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New Republic - November 22, 2019

"The particulars of individual corruption investigations aside, it’s not hard to understand the dynamic at work. Domestic oil is a sexy option for middle-aged politicians who have attained a certain power status, both because it’s incredibly enriching and because they won’t be around to face the results of their policy decisions. Backing the domestic extraction industry is a bipartisan activity, one encouraged by President Barack Obama and doubled down on by President Donald Trump. The goal is money and power, both for the individual politicians pocketing fossil fuel donations and for this imperialist nation as a whole. “If we are a large worldwide supplier of natural gas, what does it mean?” Interior Secretary David Bernhardt said in a Reuters interviewpublishedThursday. “That’s good for the world.”

As the world warms and weather grows more extreme, it’s hard to find anyone in American politics—Democrat or Republican—taking the crisis as seriously as scientists suggest they should. A report released this week by the United Nations Environment Programme found that by 2030, the world’s states will have produced twice the amount of fossil fuels allowable if limiting global warming to two degrees Celsius (3.6 degrees Fahrenheit); the current rate of production is 120 percent over what would be necessary to limit warming to 1.5 degrees Celsius. The United States and six other major national powers, the report said, “appear to be banking on export markets to justify major increases in production.”

The Trump administration has done everything in its power to perpetuate climate denial and further fossil fuel extraction: For the past three years, the Department of the Interior, the Environmental Protection Agency, and the Bureau of Land Management have all been under the rule of a revolving door of climate-change-denialist industry lackeys, and federal proposals for offshore drilling and natural gas pipelines, as well as environmental protections rollbacks, have all sped through these agencies that, in theory, exist to solve this global crisis rather than expedite it.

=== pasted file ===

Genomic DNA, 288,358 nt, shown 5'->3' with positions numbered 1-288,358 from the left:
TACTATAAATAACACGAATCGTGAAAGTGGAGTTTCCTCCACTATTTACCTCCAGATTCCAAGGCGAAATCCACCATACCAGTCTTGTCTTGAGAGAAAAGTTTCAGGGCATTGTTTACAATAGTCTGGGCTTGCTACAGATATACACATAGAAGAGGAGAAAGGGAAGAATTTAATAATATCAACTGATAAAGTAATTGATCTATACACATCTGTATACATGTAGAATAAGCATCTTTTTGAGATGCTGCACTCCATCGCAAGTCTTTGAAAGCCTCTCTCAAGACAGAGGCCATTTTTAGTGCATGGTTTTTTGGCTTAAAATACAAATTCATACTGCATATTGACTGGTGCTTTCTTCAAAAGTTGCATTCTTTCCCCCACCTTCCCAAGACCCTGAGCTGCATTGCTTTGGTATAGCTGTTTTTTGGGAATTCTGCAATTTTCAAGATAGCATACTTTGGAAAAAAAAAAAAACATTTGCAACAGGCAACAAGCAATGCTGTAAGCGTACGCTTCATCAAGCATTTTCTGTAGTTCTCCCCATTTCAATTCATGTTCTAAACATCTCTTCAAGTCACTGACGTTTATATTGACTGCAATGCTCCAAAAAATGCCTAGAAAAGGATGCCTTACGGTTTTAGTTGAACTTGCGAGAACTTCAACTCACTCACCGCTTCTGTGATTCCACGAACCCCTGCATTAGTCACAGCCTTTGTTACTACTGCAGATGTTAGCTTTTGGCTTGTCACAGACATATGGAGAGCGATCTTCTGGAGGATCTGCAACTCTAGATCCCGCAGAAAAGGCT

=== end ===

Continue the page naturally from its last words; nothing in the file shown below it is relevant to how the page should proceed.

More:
But what’s gotten less attention, in recent years, is that many Democratic governors, who could be slowing these national trends, are also speeding oil and gas production.

The latest example comes from North Carolina Governor Roy Cooper, a Democrat elected in 2016 and preparing for a reelection run in 2020. Cooper is a centrist whose championing of the controversial Atlantic Coast Pipeline is a prime example of the Democratic Party’s shuffling on climate change where environmental realities collide with the itch to ramp up domestic oil production.

The ACP is a project helmed by private energy corporations Dominion and Duke Energy, which dominate energy production in the Southeast. In 2017, facing opposition from tribal communities and environmentalists particularly affected by the pipeline’s route, Cooper allowed the CEOs of the two companies open access to his office to come up with a solution. That solution turned out to be what is known as a mitigation fund: Duke Energy agreed to place $57.8 million in an account that would be controlled by the governor, with the idea being that the money would be used to offset environmental damage caused by the construction of the pipeline or its statistically inevitable leaks. Shortly after the deal was reached, Cooper hired Lee Lilley, a lobbyist for Dominion, as his legislative liaison.

The state legislature, then controlled by a Republican supermajority none too happy about the governor having a multimillion-dollar fund at his discretion, cried foul, quickly passed a bill, and overrode Cooper’s veto to take control of the fund and direct it to school systems along the pipeline’s path. Still dissatisfied with how the process played out behind closed doors, North Carolina’s GOP leaders contracted a firm to conduct an external investigation into whether the fund was established legally. This past Wednesday, the resulting report was released, finding that “criminal violations may have occurred.” (Emphasis should obviously be on “may.”) ...
Read full report at New Republic